Tue | Feb 6, 2024 | 4:39 AM PST

New regulatory filings have exposed the skyrocketing costs of major cyber incidents, as big brands Clorox and Johnson Controls admitted collectively suffering more than $75 million in attack-related expenditures last year.

Cleaning giant Clorox was struck by an unspecified cyber event discovered in August 2023. The incident disrupted operations so severely that the company reverted to manual ordering and processing as a containment measure—a response indicating ransomware, experts say. A recent SEC filing put Clorox's six-month cyber incident cost at a staggering $49 million.

"The incidents involving Clorox and Johnson Controls highlight significant operational disruptions and financial losses due to cyber-related incidents," said Callie Guenther, Senior Manager of Cyber Threat Research at Critical Start. "This emphasizes the rising costs and complexities associated with managing and mitigating such threats in today's landscape."

Meanwhile, construction and facilities management conglomerate Johnson Controls was definitively hit by ransomware in September. Their Q4 SEC report alone logged $27 million in spending related to incident response and recovery efforts.

"While it's a simple fact that it is impossible to prevent every attack, steps can and should be taken to mitigate the access of cybercriminals, and minimize the impacts on their systems, data, and operations," said Darren Guccione, CEO at Keeper Security. "With the right solutions to address common attack vectors, IT teams can confidently report an accurate threat picture instead of feeling pressured to downplay realities."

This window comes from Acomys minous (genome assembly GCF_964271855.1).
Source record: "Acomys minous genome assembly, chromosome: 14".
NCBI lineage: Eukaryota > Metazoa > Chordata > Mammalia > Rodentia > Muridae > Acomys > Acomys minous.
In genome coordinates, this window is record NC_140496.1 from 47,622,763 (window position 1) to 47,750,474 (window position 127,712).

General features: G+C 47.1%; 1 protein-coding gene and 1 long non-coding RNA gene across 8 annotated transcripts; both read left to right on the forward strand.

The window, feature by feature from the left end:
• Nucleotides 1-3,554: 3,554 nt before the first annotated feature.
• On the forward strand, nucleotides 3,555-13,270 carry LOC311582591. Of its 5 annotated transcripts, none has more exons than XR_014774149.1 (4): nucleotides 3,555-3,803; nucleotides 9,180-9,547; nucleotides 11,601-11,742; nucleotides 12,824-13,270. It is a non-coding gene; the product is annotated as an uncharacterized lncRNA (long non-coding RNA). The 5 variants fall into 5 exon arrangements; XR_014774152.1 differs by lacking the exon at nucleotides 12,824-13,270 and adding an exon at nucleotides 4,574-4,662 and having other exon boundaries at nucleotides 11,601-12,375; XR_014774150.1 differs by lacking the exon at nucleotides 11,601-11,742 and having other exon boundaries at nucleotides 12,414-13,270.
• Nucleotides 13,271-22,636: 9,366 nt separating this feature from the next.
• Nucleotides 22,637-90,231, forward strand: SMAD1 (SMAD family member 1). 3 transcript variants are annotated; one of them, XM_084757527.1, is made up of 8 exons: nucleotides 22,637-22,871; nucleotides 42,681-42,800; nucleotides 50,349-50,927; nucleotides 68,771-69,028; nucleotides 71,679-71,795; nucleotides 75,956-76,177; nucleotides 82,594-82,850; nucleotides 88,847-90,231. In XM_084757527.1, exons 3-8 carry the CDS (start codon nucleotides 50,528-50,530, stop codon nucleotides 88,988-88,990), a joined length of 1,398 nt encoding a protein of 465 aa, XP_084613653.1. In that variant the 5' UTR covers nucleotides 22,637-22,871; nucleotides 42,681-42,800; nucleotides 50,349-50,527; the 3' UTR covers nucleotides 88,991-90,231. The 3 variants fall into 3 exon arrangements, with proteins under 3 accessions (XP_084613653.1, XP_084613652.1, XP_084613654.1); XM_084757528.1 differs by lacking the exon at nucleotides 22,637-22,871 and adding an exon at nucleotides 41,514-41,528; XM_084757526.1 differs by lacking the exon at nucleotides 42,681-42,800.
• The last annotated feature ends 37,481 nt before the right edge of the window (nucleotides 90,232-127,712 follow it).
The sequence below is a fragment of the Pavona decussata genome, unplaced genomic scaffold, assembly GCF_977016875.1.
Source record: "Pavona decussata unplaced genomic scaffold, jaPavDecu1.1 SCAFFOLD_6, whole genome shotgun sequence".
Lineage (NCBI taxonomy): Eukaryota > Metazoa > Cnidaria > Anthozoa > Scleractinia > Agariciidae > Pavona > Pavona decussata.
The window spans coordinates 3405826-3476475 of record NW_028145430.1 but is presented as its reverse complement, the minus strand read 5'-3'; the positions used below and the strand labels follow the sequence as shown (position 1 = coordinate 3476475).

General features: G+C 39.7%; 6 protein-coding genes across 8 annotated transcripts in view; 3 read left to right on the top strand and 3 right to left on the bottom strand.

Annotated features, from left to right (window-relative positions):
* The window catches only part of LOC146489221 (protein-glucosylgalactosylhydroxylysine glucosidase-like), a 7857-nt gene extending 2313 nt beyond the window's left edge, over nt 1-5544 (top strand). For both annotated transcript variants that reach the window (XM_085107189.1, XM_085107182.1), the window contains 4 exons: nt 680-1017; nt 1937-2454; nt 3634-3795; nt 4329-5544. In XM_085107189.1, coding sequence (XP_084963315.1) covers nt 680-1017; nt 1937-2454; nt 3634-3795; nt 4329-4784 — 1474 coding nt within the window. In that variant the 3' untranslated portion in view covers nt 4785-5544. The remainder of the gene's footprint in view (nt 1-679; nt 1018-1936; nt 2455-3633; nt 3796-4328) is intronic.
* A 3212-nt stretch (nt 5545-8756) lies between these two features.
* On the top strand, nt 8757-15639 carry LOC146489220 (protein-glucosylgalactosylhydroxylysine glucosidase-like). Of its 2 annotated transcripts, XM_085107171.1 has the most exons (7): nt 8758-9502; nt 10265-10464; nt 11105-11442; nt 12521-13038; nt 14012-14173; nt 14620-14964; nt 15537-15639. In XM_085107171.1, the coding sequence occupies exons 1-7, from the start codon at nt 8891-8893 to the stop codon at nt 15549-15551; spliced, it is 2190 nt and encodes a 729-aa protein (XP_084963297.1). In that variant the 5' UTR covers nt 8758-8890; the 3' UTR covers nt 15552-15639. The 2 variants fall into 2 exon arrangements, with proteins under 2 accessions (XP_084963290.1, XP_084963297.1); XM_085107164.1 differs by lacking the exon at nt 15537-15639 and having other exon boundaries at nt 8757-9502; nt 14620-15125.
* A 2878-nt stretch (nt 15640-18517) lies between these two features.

Both Clorox and Johnson Controls shouldered major costs from tapping cybersecurity consultants, pursuing IT recovery and forensic analysis, and grappling with business interruptions. Guenther suggests that their cybersecurity programs were outmatched.

"Their substantial expenditure on remediation, including third-party services and IT recovery, indicates the incidents required extensive external expertise," she said. "This could mean existing defenses were circumvented, insufficient, or unprepared for the attack sophistication."

[RELATED: Clorox's Cybersecurity Chief Departs Amidst Incident Recovery Efforts]

John Bambenek, President at Bambenek Consulting, emphasized security spending constraints. "The reality is any company can spend a near infinite amount on security—every dollar of which does not increase revenue," he said. "Businesses make calculated risk decisions balancing attack prevention costs against potential breach impact."

These incidents underscore regulatory aims for public cyber risk transparency. Offering stakeholders clear visibility into attack-driven disruptions and response outlays, these SEC disclosures aid investors while informing industrywide cybersecurity priorities.

"Such filings provide a clearer picture of a company's financial and operational health, including vulnerabilities and breach costs," Guenther explained. "For the broader industry, it's valuable threat intelligence highlighting the financial implications of cyber incidents."

While Clorox intends to claim cyber insurance, Johnson Controls said insurance will cover a "substantial portion" of breach response costs. Comparatively, Clorox painted its cyber response positively amidst 16% quarterly sales growth.

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